e. The terms of payment or other consideration, including, but not limited to, any services that the equity purchaser represents will be performed for the homeowner before or after the sale.

f. The date and time when possession of the property is to be transferred to the equity purchaser.

2. A foreclosure-rescue transaction agreement must contain, above the signature line, a statement in at least 12-point uppercase type that substantially complies with the following:

I UNDERSTAND THAT UNDER THIS AGREEMENT I AM SELLING MY HOME TO THE OTHER UNDERSIGNED PARTY.

3. A foreclosure-rescue transaction agreement must state the specifications of any option or right to repurchase the residential real property in foreclosure, including the specific amounts of any escrow payments or deposit, down payment, purchase price, closing costs, commissions, or other fees or costs.

4. A foreclosure-rescue transaction agreement must comply with all applicable provisions of 15 U.S.C. ss. 1600 et seq. and related regulations.

(b) The homeowner may cancel the foreclosure-rescue transaction agreement without penalty if the homeowner notifies the equity purchaser of such cancellation no later than 5 p.m. on the 3rd business day after signing the written agreement. Any moneys paid by the equity purchaser to the homeowner or by the homeowner to the equity purchaser must be returned at cancellation. The right to cancel does not limit or otherwise affect the homeowner’s right to cancel the transaction under any other law. The right to cancel may not be waived by the homeowner or limited in any way by the equity purchaser. The equity purchaser must give the homeowner, at the time the written agreement is signed, a notice of the homeowner’s right to cancel the foreclosure-rescue transaction as set forth in this subsection. The notice, which must be set forth on a separate cover sheet to the written agreement that contains no other written or pictorial material, must be in at least 12-point uppercase type, double-spaced, and read as follows:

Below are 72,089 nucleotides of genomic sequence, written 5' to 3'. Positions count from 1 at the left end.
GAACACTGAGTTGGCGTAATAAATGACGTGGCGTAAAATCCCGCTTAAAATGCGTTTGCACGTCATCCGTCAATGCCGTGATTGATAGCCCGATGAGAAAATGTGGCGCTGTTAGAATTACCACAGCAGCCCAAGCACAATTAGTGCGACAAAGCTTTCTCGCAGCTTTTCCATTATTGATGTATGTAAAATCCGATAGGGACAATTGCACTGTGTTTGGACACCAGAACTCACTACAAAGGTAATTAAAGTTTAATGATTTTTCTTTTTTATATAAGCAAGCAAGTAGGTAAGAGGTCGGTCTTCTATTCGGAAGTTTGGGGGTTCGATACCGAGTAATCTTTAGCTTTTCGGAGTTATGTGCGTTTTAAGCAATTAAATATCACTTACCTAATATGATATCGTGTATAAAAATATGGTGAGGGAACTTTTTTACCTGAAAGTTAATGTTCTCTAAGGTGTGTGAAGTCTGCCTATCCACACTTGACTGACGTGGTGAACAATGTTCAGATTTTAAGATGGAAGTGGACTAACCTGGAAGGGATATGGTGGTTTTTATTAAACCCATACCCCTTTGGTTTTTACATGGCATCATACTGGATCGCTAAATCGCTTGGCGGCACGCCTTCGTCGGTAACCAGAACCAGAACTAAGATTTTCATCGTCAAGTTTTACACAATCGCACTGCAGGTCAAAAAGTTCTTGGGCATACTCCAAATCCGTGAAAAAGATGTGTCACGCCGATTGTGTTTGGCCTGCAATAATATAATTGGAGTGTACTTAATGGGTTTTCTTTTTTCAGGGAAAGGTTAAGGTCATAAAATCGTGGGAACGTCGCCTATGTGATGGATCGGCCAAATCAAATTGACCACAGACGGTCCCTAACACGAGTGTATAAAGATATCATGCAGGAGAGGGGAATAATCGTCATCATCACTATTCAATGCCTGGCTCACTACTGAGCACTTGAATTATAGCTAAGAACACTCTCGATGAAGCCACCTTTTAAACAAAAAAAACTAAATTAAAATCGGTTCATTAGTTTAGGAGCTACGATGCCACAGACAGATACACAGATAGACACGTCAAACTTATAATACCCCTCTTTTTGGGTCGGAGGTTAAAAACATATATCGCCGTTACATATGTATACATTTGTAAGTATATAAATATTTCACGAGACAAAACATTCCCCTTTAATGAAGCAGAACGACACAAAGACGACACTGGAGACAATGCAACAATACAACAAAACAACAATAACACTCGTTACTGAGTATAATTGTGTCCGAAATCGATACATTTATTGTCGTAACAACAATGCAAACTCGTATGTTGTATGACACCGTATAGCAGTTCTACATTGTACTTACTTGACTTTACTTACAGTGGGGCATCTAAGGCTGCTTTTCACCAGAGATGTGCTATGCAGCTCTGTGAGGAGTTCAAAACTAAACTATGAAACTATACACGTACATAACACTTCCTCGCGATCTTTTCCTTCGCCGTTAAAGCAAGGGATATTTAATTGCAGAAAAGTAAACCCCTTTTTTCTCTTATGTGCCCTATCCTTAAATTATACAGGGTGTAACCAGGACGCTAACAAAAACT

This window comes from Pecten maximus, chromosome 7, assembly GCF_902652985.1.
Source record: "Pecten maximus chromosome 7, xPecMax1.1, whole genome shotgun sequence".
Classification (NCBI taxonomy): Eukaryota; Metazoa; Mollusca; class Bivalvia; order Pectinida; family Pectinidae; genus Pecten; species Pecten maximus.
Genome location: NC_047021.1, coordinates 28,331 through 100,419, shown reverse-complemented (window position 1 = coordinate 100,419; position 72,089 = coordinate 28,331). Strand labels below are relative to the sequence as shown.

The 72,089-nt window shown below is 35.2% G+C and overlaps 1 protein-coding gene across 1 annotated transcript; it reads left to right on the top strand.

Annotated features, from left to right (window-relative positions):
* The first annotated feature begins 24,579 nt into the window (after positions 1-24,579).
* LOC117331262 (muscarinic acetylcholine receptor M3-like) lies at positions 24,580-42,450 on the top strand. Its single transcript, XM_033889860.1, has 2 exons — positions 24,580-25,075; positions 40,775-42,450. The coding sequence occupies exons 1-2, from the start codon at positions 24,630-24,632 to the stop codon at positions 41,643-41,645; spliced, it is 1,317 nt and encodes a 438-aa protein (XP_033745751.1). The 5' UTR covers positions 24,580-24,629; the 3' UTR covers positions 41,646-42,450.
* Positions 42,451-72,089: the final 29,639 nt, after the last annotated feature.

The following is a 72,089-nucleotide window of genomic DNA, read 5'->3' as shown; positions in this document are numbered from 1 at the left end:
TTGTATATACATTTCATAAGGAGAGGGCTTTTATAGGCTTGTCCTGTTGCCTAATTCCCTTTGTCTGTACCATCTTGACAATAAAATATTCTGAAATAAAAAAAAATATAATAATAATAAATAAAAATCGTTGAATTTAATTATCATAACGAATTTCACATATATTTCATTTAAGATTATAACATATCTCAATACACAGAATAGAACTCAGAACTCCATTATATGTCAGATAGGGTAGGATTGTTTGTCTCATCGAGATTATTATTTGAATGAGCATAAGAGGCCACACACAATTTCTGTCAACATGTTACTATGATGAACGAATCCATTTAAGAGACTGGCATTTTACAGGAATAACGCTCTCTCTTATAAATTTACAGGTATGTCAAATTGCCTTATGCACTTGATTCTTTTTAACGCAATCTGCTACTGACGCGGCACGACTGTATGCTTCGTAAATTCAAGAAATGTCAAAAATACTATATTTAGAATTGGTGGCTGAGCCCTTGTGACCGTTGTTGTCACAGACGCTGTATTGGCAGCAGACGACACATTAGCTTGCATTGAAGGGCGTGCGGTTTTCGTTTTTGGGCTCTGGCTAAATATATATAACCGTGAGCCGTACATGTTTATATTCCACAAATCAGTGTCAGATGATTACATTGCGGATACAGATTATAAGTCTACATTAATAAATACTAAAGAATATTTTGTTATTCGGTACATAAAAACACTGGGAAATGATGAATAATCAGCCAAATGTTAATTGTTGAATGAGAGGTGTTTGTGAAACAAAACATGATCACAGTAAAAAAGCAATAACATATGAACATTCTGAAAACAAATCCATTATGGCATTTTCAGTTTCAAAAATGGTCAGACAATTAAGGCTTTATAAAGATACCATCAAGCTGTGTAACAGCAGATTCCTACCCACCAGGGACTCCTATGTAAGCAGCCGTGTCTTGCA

NOTICE TO THE HOMEOWNER/SELLER

PLEASE READ THIS FORM COMPLETELY AND CAREFULLY. IT CONTAINS VALUABLE INFORMATION REGARDING CANCELLATION RIGHTS.

BY THIS CONTRACT, YOU ARE AGREEING TO SELL YOUR HOME. YOU MAY CANCEL THIS TRANSACTION AT ANY TIME BEFORE 5:00 P.M. OF THE THIRD BUSINESS DAY FOLLOWING RECEIPT OF THIS NOTICE.

THIS CANCELLATION RIGHT MAY NOT BE WAIVED IN ANY MANNER BY YOU OR BY THE PURCHASER.

ANY MONEY PAID DIRECTLY TO YOU BY THE PURCHASER MUST BE RETURNED TO THE PURCHASER AT CANCELLATION. ANY MONEY PAID BY YOU TO THE PURCHASER MUST BE RETURNED TO YOU AT CANCELLATION.

TO CANCEL, SIGN THIS FORM AND RETURN IT TO THE PURCHASER BY 5:00 P.M. ON (DATE) AT (ADDRESS) . IT IS BEST TO MAIL IT BY CERTIFIED MAIL OR OVERNIGHT DELIVERY, RETURN RECEIPT REQUESTED, AND TO KEEP A PHOTOCOPY OF THE SIGNED FORM AND YOUR POST OFFICE RECEIPT.

I (we) hereby cancel this transaction.

Seller’s Signature

Printed Name of Seller

Seller’s Signature

Printed Name of Seller

Date

(c) In any foreclosure-rescue transaction in which the homeowner is provided the right to repurchase the residential real property, the homeowner has a 30-day right to cure any default of the terms of the contract with the equity purchaser, and this right to cure may be exercised on up to three separate occasions. The homeowner’s right to cure must be included in any written agreement required by this subsection.